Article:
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NCLB Outrages

School District Vows to Intensify Efforts After FCAT

Ohanian Comment: To write a book on teaching and learning vocabulary, The Great Word Catalogue: FUNdamental Activities for Building Vocabulary, I did a LOT of research on vocabulary acquision--in addition to my own classroom practice.

Research shows that requiring kids to learn weekly lists of vocabulary words is a very inefficient, nonproductive, punitive way to approach vocabulary acquisiton. There are LOTS of better ways. Buy my book.

And instead of blaming principals and teachers, maybe Mr. Johnson should try looking in the mirror.

At Palm Beach Central in Wellington, even math and science classes will learn weekly lists of vocabulary words.

At Boca Raton High, the lowest-performing students will be placed in back-to-back classes of intensive reading and English I.

"Same students, same teachers and 20 students per class, so they can really concentrate on diagnosing and correcting the deficiencies," Principal Geoff McKee said.

The days of assuming that county high school students can read are over.

This year's underwhelming high school reading scores on the Florida Comprehensive Assessment Test leave the district no choice but to immediately emphasize reading in the upper grades. Five of the district's 23 high schools earned a D grade on the state's scoring system, the worst showing in four years. Only two high schools fulfilled "adequate yearly progress" under the No Child Left Behind law, which has more rigid requirements.

To raise achievement, the district has pledged to incorporate various programs, such as middle school reading coaches, and continue an intensive reading program in kindergarten through second grade at high-poverty schools. But that will take time.

"If you don't catch youngsters when they are in the elementary years and teach them how to read, by the time they get to the secondary level it's just a real challenge, and it's a stubborn challenge," Superintendent Art Johnson said at a Monday news conference.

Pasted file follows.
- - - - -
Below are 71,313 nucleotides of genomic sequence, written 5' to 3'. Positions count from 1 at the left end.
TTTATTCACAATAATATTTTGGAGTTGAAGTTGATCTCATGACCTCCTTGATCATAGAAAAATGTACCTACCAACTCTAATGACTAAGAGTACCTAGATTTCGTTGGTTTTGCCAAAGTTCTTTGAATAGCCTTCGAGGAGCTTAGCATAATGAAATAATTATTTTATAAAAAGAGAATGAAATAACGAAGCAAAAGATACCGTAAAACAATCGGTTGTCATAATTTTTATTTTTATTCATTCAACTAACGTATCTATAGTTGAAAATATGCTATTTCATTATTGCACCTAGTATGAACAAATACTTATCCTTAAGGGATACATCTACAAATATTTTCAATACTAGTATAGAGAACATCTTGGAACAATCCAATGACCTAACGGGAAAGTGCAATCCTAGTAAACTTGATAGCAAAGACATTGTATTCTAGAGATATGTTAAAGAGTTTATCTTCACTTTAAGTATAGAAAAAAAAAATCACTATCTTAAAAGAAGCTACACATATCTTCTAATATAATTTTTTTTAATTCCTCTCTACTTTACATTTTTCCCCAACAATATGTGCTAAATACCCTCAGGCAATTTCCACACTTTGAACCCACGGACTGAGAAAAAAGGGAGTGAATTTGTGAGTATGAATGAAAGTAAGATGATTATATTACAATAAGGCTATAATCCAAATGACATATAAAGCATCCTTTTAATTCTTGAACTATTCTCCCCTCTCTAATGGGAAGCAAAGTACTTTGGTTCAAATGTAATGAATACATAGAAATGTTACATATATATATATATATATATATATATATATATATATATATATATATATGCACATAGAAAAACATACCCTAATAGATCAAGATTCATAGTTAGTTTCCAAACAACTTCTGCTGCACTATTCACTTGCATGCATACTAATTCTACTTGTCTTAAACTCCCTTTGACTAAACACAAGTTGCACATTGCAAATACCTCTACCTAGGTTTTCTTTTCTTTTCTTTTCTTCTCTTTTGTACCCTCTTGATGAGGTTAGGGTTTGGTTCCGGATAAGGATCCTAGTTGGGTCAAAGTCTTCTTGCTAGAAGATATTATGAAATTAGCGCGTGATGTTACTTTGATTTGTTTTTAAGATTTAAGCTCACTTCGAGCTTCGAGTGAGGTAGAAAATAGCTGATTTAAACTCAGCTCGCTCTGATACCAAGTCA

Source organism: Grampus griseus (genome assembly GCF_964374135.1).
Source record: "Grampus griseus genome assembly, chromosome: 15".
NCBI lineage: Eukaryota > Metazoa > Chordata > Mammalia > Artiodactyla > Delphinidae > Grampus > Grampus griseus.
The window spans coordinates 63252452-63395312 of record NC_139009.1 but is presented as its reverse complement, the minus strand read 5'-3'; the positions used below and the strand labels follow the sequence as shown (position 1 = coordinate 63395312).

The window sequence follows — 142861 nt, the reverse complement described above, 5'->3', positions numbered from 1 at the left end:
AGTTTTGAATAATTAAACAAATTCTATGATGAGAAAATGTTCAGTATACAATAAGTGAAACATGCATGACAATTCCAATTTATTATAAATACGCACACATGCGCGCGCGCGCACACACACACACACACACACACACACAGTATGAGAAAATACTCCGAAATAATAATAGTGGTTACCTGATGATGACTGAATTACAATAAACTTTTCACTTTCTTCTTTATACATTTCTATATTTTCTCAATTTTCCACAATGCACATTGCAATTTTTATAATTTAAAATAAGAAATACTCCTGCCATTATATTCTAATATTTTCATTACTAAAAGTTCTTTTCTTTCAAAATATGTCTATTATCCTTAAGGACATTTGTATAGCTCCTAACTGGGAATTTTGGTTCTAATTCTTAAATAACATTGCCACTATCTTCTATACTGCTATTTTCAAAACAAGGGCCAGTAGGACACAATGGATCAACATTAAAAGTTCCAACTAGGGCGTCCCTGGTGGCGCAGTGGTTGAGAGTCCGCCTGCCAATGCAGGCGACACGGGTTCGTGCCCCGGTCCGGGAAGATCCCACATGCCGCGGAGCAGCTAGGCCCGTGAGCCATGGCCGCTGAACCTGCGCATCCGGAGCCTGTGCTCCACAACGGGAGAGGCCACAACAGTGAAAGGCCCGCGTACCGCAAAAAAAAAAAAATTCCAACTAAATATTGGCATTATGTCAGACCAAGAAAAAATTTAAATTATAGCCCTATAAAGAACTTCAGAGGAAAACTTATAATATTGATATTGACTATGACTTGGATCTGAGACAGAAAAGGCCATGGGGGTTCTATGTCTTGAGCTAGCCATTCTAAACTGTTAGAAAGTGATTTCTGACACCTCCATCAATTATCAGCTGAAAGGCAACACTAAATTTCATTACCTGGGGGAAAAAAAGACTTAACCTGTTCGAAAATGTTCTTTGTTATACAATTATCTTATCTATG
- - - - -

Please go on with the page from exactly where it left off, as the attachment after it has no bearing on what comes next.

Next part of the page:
Johnson did not announce any additional plans Monday, but he called for more training of high school principals and teachers to better emphasize reading and to counter "institutional resistance."

"In the elementary level, the teacher recognizes that teaching reading is just part of the curriculum. In the high school level, teachers tend to teach their subject and not the process skill of reading," Johnson said. "As a system, we have not reached the point where a math teacher, the English teacher, the science teacher are all teaching reading."

Central High Principal Ian Saltzman said he already makes vocabulary exercises mandatory in all class subjects and will continue next school year. He rattled off words such as "evaluate and expression" for math, "hypothesis" for science, and "absolute location" for social studies. "We have to focus on reading," Saltzman said.

Johnson said another option at his disposal is removing principals and teachers from the perennial D-rated schools. "The two most important aspects in the success of a school are the leadership of the principal and the quality of the teacher," he said. "If I have a school in which the grade and [adequate yearly progress] gain has been stubborn, and people believe that our programs are working, then I have no alternative but to look at change in personnel."

Principal Nathan Collins of Palm Beach Lakes High, which received a D grade this year and a C grade in 2003, says he is determined to pull up his campus. He said reading would be emphasized across the curriculum. "We are heading in that direction big time," he said.

Marc Freeman can be reached at mjfreeman@sun-sentinel.com or 561-243-6642.
hat NCLB is pushing

— Marc Freeman


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